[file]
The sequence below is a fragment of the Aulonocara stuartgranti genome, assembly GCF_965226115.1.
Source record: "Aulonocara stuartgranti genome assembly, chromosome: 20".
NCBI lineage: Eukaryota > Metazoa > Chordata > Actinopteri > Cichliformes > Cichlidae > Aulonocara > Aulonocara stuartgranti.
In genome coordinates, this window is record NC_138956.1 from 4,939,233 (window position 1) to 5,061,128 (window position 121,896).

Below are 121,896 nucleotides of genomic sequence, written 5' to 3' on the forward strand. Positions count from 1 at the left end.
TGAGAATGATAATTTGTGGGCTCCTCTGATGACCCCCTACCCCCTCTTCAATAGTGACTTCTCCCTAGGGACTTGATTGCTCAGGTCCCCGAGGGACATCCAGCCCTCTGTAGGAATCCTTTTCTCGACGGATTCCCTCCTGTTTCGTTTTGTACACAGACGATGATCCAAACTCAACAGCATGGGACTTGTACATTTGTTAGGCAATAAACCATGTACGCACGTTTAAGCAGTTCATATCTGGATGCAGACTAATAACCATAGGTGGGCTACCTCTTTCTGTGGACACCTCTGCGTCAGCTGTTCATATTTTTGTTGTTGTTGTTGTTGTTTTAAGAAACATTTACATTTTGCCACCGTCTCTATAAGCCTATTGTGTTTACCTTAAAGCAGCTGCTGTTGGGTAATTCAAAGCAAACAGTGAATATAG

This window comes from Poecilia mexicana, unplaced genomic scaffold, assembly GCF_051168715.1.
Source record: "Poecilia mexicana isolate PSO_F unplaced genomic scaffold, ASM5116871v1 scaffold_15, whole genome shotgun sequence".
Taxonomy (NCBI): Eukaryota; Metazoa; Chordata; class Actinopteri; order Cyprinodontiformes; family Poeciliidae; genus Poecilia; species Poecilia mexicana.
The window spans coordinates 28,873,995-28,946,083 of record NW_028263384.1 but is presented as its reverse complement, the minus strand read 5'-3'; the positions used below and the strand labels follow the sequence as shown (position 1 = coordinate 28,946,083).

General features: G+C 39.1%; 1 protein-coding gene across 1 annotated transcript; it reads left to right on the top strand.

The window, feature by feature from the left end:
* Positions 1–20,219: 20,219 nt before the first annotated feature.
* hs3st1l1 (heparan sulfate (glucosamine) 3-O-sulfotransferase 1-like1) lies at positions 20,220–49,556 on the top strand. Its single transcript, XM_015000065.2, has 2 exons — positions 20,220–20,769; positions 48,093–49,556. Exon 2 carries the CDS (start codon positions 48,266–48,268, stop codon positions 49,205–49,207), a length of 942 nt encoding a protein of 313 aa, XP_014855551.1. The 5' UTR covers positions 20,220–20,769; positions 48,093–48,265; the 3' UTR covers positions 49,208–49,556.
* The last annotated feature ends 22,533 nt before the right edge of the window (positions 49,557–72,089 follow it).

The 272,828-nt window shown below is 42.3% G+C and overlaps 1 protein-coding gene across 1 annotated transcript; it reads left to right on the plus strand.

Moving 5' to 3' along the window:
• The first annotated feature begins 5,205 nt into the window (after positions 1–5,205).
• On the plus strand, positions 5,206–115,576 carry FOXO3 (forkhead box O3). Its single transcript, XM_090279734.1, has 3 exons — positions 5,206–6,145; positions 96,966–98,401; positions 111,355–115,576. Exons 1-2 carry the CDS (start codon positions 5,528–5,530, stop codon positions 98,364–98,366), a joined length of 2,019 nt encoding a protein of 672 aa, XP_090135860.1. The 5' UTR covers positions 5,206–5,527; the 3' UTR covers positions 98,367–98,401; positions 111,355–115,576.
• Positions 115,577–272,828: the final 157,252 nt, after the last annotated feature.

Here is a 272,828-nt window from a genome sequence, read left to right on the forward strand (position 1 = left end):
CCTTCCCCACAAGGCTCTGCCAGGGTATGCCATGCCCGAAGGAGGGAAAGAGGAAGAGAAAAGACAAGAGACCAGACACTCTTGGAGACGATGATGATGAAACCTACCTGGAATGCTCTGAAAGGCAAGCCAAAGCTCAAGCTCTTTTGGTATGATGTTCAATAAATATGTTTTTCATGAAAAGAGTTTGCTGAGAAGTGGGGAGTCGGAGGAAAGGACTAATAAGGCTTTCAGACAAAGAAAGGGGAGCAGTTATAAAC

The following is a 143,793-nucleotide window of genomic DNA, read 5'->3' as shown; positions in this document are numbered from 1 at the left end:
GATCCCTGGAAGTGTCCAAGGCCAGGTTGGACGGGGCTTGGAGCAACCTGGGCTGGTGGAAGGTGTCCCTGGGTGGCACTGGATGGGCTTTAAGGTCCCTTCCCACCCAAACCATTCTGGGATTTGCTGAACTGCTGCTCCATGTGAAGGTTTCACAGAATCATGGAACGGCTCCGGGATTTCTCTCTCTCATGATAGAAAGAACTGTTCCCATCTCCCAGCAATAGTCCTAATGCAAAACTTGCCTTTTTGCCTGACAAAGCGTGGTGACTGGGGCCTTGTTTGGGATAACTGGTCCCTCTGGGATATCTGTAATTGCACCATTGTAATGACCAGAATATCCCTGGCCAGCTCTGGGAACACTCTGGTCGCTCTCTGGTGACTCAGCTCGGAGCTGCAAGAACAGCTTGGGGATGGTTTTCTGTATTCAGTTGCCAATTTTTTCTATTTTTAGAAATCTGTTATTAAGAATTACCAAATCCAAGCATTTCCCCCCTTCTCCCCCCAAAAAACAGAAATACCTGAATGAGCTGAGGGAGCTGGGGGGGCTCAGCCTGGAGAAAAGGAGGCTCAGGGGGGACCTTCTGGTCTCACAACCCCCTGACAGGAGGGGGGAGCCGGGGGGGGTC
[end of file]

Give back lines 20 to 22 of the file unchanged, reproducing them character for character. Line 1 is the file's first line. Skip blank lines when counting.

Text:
• Positions 115,577–272,828: the final 157,252 nt, after the last annotated feature.

Here is a 272,828-nt window from a genome sequence, read left to right on the forward strand (position 1 = left end):
CCTTCCCCACAAGGCTCTGCCAGGGTATGCCATGCCCGAAGGAGGGAAAGAGGAAGAGAAAAGACAAGAGACCAGACACTCTTGGAGACGATGATGATGAAACCTACCTGGAATGCTCTGAAAGGCAAGCCAAAGCTCAAGCTCTTTTGGTATGATGTTCAATAAATATGTTTTTCATGAAAAGAGTTTGCTGAGAAGTGGGGAGTCGGAGGAAAGGACTAATAAGGCTTTCAGACAAAGAAAGGGGAGCAGTTATAAAC